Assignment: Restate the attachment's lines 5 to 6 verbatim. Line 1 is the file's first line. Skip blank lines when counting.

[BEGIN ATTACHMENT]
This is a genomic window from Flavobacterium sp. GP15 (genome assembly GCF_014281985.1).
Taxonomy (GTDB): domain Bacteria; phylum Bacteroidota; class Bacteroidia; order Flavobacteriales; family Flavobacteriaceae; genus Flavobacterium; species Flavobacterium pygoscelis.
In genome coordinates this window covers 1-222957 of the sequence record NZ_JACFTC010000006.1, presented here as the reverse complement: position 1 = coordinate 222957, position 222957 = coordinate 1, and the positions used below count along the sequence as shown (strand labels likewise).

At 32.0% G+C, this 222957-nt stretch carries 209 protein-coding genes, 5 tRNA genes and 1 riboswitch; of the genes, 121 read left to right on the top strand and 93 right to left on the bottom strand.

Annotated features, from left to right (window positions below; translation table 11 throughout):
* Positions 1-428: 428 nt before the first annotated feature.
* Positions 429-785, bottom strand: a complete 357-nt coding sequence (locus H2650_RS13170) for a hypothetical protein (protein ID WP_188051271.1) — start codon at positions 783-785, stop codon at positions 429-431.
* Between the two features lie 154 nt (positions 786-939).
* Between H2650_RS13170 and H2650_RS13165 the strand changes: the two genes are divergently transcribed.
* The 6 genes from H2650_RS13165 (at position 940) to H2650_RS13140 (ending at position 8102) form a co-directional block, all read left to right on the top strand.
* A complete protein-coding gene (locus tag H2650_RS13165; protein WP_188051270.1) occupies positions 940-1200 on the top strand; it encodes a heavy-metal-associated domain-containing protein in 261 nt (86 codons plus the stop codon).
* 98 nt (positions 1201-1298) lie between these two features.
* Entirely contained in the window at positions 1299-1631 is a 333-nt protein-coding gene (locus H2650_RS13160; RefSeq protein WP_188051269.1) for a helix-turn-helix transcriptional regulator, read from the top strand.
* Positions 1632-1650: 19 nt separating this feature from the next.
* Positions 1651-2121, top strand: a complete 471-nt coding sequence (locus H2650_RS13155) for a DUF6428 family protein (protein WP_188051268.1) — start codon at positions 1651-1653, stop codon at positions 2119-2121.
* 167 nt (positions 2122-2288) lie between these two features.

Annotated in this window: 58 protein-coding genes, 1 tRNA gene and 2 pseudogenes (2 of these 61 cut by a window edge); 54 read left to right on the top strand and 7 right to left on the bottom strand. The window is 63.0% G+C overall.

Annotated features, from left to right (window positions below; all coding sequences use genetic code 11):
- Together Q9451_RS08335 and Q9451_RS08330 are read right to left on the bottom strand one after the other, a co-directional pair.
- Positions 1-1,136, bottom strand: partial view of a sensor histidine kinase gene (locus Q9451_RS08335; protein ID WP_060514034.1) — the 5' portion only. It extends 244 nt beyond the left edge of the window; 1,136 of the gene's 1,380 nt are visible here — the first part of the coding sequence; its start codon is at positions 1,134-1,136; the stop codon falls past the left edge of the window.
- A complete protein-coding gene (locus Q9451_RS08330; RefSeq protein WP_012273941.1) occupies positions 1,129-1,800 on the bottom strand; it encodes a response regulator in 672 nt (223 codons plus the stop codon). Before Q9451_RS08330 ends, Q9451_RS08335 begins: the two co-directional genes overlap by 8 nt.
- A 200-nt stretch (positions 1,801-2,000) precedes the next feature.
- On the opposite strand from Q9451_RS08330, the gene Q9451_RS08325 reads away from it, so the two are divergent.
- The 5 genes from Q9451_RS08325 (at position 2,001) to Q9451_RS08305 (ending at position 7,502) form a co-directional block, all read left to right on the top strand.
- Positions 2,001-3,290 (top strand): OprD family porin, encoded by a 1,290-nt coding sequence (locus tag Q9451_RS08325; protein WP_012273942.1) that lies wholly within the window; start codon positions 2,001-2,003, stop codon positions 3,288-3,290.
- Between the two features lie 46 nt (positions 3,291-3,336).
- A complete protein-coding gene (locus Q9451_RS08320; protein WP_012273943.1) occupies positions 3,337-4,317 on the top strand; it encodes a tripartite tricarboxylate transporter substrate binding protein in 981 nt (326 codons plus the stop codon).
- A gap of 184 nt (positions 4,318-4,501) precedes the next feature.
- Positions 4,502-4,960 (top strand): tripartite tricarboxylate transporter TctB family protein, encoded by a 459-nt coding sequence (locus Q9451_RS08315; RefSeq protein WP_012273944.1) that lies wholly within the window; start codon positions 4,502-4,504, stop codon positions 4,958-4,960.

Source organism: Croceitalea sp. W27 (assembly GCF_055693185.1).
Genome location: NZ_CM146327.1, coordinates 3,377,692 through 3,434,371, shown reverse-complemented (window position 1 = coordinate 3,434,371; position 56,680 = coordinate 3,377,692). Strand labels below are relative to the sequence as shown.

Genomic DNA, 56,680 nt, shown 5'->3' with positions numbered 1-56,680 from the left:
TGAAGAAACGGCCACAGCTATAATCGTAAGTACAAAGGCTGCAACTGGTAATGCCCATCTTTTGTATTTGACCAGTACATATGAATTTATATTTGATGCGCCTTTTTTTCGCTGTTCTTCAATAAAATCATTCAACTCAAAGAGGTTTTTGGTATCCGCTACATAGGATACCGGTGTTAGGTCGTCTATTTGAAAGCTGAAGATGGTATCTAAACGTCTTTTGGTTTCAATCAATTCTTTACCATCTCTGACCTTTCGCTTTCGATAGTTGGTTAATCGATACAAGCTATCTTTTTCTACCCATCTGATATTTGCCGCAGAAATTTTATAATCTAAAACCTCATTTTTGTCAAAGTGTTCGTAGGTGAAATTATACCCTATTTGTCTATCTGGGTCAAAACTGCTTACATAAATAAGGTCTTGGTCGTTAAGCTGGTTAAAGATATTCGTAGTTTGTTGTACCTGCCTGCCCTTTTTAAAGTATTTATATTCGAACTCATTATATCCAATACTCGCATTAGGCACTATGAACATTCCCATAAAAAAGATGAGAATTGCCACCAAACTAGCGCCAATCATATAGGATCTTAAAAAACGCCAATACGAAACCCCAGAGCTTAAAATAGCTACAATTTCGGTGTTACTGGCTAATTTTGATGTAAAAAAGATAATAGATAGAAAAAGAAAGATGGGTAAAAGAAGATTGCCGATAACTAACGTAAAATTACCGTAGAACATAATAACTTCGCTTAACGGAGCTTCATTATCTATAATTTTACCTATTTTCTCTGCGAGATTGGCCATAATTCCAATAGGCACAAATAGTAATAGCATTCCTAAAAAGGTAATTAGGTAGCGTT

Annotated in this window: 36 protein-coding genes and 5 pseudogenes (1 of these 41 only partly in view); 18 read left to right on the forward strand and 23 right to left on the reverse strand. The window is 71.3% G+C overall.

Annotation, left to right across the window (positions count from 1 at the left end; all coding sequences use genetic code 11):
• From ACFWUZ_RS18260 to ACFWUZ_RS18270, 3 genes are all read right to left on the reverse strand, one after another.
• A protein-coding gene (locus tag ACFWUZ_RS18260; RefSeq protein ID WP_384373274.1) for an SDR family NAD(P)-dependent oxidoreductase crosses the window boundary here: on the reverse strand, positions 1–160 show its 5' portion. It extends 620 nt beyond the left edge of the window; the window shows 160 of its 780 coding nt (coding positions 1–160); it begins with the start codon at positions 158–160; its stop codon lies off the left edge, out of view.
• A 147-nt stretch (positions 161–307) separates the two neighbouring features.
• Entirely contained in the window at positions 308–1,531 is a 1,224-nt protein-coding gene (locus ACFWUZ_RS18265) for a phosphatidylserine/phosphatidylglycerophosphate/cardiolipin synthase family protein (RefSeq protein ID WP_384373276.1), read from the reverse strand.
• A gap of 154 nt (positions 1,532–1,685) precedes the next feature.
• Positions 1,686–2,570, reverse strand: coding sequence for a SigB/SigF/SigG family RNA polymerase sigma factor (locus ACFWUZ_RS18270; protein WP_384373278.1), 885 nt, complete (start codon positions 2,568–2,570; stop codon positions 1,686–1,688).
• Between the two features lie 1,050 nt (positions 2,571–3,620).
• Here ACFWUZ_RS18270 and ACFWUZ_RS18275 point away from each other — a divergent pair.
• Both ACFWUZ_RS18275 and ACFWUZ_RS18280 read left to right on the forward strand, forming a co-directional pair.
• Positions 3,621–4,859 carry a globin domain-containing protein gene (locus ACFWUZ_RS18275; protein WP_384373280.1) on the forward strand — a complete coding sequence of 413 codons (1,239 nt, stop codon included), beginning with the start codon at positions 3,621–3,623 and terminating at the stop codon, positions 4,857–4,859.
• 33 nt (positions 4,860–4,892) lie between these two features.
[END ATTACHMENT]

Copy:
Annotated features, from left to right (window positions below; translation table 11 throughout):
* Positions 1-428: 428 nt before the first annotated feature.